For anybody who's even remotely homophobic, who believes that being gay is a choice and that their precious youth could be "persuaded" into adopting it, who believe that "the gays" are out to destroy their families, the real threat is elsewhere. Who and what is it?

Drum roll please.

The real threat to you is every gay or bisexual person, whether in the Church or not, who does not gender-bend. Who is not in-your-face militant about gay rights 24/7. Who is or has been married (regardless of genders). Who has kids or wants them. Who has a good job and tries to do it well and responsibly. Who doesn't sleep around, cruise the bars and abuse drugs or alcohol, and who tries to live an honest, ethical, decent life according to the Golden Rule. Who watches and plays sports as well as loving some of the arts. Who tries to be tolerant and respectful of others, and who tries to make life better for themselves and everyone around them. AND, by the way, just also happens to be attracted to persons of the same gender.

People like that—they are the biggest threat you face. Do you know why? It's because all homophobia depends on irrational judgments and stereotypes. It's easy to catcall and hoot and pick fights with a depersonalized stereotype, even one that actually happens to be a living, breathing person. No problem to indulge some self-righteousness there, some complacency, some sense of virtuous defense of The Kingdom against the encroaching Destroyers Of All We Hold Traditional and Dear.

But what if you suddenly found out that your best friend from high school, or the guy you played football with, or served a mission with, or the woman you worked in Relief Society with, whose temple wedding you attended, whose career you envied, whose kids you know, whose testimony you've heard in church—what if you suddenly discovered one day that they've actually been gay all along? What if you discovered that your kids' new playmates, who are bright and cheerful and well-behaved and apparently doing great, come from a home with two daddies or two mommies? What if it's your son or daughter who you've watched growing up and whose heart you know to be good and faithful and true?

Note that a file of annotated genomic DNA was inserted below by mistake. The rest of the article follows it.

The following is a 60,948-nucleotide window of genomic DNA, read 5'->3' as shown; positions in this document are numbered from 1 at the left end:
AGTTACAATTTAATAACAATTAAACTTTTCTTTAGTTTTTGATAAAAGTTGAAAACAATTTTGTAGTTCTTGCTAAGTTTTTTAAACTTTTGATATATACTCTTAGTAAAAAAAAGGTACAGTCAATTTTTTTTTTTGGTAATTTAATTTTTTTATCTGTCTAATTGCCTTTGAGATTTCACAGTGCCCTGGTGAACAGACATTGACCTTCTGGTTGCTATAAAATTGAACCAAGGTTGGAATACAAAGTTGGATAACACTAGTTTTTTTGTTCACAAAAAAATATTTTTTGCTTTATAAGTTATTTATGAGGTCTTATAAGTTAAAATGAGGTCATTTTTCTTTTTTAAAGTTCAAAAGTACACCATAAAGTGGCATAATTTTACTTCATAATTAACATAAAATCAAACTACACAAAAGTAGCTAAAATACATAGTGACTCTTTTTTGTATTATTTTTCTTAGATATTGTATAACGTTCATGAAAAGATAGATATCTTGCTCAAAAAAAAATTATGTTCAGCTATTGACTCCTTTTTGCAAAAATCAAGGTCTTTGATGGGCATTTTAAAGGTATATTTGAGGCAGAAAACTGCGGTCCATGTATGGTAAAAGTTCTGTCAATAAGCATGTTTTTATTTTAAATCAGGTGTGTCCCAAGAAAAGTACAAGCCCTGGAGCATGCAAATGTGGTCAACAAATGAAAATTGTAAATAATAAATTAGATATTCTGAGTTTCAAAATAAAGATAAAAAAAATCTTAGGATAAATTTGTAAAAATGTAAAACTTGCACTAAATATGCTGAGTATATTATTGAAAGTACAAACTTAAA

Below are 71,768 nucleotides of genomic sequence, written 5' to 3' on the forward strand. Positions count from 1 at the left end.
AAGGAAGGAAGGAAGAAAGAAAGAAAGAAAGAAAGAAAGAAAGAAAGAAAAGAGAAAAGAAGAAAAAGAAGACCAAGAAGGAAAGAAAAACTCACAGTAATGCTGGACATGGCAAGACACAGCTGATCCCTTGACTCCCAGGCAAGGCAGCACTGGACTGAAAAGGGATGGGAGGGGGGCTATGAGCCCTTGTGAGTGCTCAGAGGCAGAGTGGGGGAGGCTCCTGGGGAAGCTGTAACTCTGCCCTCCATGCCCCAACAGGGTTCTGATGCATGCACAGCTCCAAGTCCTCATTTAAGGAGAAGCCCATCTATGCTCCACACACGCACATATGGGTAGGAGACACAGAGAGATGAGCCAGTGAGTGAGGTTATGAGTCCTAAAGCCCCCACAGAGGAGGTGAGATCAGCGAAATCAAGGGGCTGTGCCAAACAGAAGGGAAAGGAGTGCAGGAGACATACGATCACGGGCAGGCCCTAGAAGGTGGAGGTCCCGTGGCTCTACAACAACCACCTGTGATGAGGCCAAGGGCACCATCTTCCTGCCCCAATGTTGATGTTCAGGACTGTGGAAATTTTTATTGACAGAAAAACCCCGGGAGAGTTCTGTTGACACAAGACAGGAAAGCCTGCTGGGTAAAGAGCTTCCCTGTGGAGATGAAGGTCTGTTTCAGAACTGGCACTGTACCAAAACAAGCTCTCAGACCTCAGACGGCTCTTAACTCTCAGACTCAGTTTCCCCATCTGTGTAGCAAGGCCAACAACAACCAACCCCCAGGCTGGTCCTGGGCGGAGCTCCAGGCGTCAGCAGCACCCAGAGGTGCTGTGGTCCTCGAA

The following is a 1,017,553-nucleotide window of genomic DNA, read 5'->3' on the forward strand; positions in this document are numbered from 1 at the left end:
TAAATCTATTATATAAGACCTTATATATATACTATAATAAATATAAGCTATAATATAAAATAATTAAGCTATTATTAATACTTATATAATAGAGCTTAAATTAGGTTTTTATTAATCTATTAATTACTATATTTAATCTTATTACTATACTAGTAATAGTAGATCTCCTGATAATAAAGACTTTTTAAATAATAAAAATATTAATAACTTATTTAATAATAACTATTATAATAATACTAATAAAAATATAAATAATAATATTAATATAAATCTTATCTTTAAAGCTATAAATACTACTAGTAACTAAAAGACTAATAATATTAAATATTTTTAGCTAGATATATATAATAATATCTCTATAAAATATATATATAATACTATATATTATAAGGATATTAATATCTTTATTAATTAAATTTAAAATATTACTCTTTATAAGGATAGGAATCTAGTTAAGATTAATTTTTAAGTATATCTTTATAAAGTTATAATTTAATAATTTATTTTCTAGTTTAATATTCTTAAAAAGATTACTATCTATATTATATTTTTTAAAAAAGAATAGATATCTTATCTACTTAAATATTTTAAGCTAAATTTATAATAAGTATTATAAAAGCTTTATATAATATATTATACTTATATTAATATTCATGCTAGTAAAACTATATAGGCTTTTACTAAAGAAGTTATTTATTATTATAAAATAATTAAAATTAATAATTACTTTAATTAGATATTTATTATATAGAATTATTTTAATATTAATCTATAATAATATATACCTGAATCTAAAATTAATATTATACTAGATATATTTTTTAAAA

Suddenly all the neat, simple, easy black and white categories of your prior judgmental life don't seem so easily applied anymore, do they. These aren't the abrasive, foul-mouthed, boozed-up, AIDS-flaunting cartoon characters you've imagined storming The Gates of Zion at Satan's bidding. These are good, decent people that you know and love, who you've seen are trying to do and be their best. When you see that someone can be and do all the "normal" things you approve of and which you yourself also love and support, and they can also be gay--oops. Suddenly something doesn't compute anymore.

Light and truth are toxic to the mold and fungus of prejudice. So anybody who wants to continue clinging comfortably to their beliefs that The Gays Are Coming To Get Us had better avoid any possibility of finding out who in their circle of apparently normal, average, ordinary family and friends is gay. Because chances are there's somebody who qualifies. Somebody you love, somebody you've always thought was just a "regular person." And who would thus seriously threaten your carefully constructed house of fantasy cards that shelters your favorite myths about Those People. Nothing angers a person more than to be shown irrefutably that one of their precious prejudices is wrong. So if you don't want to have your world rocked like that, then do your best to keep the blinders on. Because your real enemy may be a lot closer than you think.

Of course, if you can weather such a discovery with some calm common sense and the charity that Christ commands us all to have, you may just discover that there was never anything to fear in the first place. And you might find yourself not only rid of an imagined enemy, but of a crippling prejudice as well. Funny how that works sometimes.

Don't say I didn't warn you.

06 December 2008

Thank You Bill O'Reilly

Thanks Bill for tipping me off to one of the funnier things I've seen lately. I never would have heard of it if you hadn't kicked up a fuss. It's clear you didn't think this was one bit humorous, but I think you should lighten up just a bit. We've had enough grit-your-teeth seriousness over this issue, let's at least laugh a bit before the next round.